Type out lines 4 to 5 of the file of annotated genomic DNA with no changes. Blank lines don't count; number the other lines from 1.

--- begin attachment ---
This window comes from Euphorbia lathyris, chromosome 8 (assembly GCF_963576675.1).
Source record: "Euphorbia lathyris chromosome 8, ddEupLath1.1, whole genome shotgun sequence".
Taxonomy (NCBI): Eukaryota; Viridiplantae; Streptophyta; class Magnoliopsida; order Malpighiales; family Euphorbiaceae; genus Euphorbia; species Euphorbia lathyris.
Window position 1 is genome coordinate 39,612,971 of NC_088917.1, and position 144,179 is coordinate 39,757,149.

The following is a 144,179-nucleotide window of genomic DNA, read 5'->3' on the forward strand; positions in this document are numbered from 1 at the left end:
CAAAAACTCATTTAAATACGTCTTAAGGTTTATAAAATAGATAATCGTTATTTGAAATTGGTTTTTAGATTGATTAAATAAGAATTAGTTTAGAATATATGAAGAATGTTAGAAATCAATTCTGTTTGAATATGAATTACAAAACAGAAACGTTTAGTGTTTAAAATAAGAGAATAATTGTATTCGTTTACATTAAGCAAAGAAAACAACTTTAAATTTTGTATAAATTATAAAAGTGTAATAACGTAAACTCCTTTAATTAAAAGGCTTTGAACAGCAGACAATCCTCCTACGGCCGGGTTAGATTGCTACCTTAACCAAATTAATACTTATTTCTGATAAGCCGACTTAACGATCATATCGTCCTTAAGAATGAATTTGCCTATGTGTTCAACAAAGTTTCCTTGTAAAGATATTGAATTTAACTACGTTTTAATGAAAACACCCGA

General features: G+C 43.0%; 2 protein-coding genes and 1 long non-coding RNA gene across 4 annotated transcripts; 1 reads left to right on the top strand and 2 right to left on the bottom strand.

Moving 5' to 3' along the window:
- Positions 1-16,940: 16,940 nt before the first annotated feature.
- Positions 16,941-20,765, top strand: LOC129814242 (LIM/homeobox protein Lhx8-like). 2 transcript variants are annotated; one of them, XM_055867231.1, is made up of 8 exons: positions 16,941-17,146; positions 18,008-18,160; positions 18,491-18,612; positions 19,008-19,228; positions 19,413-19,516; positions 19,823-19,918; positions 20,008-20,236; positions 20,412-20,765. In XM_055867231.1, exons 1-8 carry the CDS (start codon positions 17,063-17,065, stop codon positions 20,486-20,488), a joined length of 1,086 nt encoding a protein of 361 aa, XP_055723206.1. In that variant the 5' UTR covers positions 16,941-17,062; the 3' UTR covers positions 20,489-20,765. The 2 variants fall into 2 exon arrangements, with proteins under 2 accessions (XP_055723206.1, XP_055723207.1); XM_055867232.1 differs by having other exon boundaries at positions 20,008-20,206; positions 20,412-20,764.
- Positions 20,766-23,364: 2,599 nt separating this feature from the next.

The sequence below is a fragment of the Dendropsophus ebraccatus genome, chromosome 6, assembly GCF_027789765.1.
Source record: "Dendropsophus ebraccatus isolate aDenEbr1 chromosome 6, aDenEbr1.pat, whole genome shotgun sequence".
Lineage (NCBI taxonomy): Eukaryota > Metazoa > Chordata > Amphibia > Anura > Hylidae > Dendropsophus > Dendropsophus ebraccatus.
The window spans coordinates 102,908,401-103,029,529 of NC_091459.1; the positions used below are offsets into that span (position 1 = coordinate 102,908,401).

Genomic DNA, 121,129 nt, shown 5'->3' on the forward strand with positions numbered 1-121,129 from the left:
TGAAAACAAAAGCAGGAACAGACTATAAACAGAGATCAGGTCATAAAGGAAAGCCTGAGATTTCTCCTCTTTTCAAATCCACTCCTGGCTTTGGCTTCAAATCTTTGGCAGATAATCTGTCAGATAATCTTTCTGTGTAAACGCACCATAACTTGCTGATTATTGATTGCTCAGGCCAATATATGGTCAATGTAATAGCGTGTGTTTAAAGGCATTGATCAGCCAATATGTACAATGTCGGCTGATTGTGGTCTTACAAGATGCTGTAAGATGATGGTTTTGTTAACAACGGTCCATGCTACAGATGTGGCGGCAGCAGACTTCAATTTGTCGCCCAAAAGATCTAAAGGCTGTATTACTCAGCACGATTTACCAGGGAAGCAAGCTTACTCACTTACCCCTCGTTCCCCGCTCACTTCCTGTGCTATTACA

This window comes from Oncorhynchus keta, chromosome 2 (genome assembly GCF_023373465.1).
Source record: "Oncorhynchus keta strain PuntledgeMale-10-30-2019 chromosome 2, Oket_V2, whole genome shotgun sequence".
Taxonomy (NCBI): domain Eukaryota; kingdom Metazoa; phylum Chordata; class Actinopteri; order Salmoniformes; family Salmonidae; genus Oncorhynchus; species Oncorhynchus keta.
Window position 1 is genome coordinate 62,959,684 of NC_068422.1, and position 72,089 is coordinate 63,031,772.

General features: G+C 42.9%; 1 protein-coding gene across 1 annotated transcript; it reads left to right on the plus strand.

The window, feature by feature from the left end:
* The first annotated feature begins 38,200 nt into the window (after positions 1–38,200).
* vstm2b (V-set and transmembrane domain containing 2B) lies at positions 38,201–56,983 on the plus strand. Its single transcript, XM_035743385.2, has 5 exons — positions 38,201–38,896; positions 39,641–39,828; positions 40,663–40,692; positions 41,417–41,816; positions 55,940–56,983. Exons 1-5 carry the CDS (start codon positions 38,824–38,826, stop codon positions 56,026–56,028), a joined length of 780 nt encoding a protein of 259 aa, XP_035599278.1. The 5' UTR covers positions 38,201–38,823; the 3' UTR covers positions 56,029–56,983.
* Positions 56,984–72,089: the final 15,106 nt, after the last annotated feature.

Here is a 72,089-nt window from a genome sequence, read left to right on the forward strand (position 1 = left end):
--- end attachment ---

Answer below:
Window position 1 is genome coordinate 39,612,971 of NC_088917.1, and position 144,179 is coordinate 39,757,149.

The following is a 144,179-nucleotide window of genomic DNA, read 5'->3' on the forward strand; positions in this document are numbered from 1 at the left end: